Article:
the Court determined that in order for a public official to

Defamation Liability of Computerized BBS Operators & Problems of Proof (C) 1989 John R. Kahn 11

recover damages in a defamation action, the statement must be

shown to have been made with "actual malice", i.e., with

knowledge of its falsity or with reckless disregard for its

truth.41 Due to society's interest in "uninhibited, robust and

wide-open" debate on public issues, neither factual error nor

defamatory content sufficed to remove the First Amendment's

shield from criticism of an official's conduct.42

       The  Supreme  Court  further  elaborated  on  defamation 

liability standards in the private and quasi-private sphere when

it decided Gertz v. Robert Welch, Inc.43 In Gertz, the publisher

of a John Birch Society newsletter made certain false and

inaccurate accusations concerning an attorney who represented a

deceased boy's family. The family had civilly sued the policeman

who murdered the boy. In rebutting what he perceived to be a

secret campaign against law and order, the publisher labelled

the family's attorney a "Leninist" and "Communist-fronter".44 In

addition, the publisher asserted that the attorney had been a

member of the National Lawyers Guild, which "'probably did more

than any other outfit to plan the Communist attack on the

Chicago police during the 1968 Democratic Convention.'"45 In

publishing these statements throughout Chicago, the managing

editor of the Birch Society newsletter made no effort to verify

or substantiate the charges against the attorney.46

       The  Supreme  Court  held  in  Gertz  that  while  First 

Amendment considerations protect publications about public

officials47 and about "public figures"48, requiring a showing of

"actual malice" before defamation damages could be recovered,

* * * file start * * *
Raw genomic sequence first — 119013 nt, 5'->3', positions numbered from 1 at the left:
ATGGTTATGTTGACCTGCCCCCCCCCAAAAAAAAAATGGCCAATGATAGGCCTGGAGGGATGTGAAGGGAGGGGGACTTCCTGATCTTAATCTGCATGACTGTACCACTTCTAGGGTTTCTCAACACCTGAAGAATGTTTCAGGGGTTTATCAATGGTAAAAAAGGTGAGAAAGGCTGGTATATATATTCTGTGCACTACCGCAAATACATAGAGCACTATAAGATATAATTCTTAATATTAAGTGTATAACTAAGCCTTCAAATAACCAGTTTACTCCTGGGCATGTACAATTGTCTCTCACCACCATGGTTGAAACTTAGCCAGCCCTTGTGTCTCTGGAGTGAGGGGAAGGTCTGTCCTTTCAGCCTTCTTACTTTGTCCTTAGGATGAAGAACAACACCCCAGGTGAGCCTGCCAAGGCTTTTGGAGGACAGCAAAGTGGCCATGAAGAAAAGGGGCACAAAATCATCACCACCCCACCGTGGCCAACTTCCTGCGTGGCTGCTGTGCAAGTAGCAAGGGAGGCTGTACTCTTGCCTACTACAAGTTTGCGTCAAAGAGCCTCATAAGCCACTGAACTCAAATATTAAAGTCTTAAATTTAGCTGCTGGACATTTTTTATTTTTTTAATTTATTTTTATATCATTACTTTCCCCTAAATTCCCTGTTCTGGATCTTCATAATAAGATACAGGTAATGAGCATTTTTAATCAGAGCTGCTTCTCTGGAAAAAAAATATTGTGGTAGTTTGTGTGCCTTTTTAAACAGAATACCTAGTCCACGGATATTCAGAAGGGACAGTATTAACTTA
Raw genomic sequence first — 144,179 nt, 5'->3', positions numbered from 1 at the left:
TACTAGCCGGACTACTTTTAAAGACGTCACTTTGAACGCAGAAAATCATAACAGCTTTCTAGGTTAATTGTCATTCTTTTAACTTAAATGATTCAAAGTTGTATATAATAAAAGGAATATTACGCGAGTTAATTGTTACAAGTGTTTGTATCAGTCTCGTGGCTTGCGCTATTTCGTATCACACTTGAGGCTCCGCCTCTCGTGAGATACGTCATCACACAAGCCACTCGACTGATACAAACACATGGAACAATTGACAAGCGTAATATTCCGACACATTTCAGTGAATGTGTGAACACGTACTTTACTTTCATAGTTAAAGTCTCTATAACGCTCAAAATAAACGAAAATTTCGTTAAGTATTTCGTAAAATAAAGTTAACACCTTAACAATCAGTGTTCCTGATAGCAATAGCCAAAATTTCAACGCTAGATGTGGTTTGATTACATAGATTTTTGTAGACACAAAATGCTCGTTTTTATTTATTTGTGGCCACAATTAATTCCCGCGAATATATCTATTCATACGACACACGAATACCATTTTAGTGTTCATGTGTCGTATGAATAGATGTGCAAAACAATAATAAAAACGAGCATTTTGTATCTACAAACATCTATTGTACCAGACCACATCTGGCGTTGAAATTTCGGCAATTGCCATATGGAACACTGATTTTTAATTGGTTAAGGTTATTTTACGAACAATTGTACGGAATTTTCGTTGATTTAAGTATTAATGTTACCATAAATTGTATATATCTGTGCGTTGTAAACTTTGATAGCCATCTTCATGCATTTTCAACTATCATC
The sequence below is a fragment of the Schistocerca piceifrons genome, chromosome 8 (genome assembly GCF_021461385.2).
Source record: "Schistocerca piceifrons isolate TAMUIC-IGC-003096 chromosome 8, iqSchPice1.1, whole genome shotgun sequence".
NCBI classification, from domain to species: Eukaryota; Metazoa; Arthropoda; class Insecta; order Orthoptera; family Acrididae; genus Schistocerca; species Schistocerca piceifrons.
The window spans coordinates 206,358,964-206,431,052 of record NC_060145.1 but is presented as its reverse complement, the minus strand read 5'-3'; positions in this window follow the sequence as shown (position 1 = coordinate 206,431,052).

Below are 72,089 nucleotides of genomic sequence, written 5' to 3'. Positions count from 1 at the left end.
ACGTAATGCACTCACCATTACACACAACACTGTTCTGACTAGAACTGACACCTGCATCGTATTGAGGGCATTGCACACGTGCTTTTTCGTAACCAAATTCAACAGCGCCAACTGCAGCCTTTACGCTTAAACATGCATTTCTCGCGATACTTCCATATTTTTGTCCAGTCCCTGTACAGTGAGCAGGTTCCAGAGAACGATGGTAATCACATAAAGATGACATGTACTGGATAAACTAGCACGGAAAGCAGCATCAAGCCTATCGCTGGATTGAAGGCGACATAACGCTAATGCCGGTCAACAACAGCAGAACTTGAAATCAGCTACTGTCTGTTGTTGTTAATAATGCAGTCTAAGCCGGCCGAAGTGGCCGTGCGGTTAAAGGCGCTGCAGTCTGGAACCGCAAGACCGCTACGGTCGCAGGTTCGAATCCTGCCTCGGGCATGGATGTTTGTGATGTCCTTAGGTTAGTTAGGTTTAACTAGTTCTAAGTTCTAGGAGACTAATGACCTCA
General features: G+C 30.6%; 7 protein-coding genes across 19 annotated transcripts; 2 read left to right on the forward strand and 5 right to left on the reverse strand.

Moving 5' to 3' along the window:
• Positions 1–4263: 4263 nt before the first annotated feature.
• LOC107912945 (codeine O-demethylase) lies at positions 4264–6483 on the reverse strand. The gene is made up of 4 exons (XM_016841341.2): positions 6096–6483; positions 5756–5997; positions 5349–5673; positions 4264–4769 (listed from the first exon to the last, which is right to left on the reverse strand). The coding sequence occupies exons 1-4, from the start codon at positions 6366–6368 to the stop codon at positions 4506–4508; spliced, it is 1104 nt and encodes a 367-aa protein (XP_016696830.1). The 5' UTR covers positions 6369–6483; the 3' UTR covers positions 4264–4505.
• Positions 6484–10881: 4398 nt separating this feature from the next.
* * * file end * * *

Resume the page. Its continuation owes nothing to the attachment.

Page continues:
Defamation Liability of Computerized BBS Operators & Problems of Proof (C) 1989 John R. Kahn 12

the same was not true for defamation suits brought by private

citizens49, a group to which the attorney was held to belong.50

Private citizens were seen as deserving more protections from

defamation than public officials or public figures, so they were

not required to show "actual malice" as a precondition to

recovery.51 The Court then left it to the states to decide the

precise standard of liability for defamation of private

individuals, so long as liability without fault was not the

standard.52

       By  Gertz,  then,  the appropriate standard of liability 

for publicizing defamation of private parties falls somewhere

below actual malice and above strict liability. The problem with

defining the defamation standard for computerized BBS operators,

however, is a lack of uniform standards. In such circumstances,

the objective "reasonable person" standard will likely be

applied to the SYSOP's actions.53 Several cases may be usefully

applied by analogy.

       The  court  in  Hellar  v.  Bianco54  held  that  a  bar 

proprietor could be responsible for not removing a libellous

message concerning the plaintiff's wife that appeared on the

wall of the bar's washroom after having been alerted to the

message's existence.55 The court noted that "persons who invite

the public to their premises owe a duty to others not to

knowingly permit their walls to be occupied with defamatory

matter…. The theory is that by knowingly permitting such

matter to remain after reasonable opportunity to remove [it],

the owner of the wall or his lessee is guilty of republication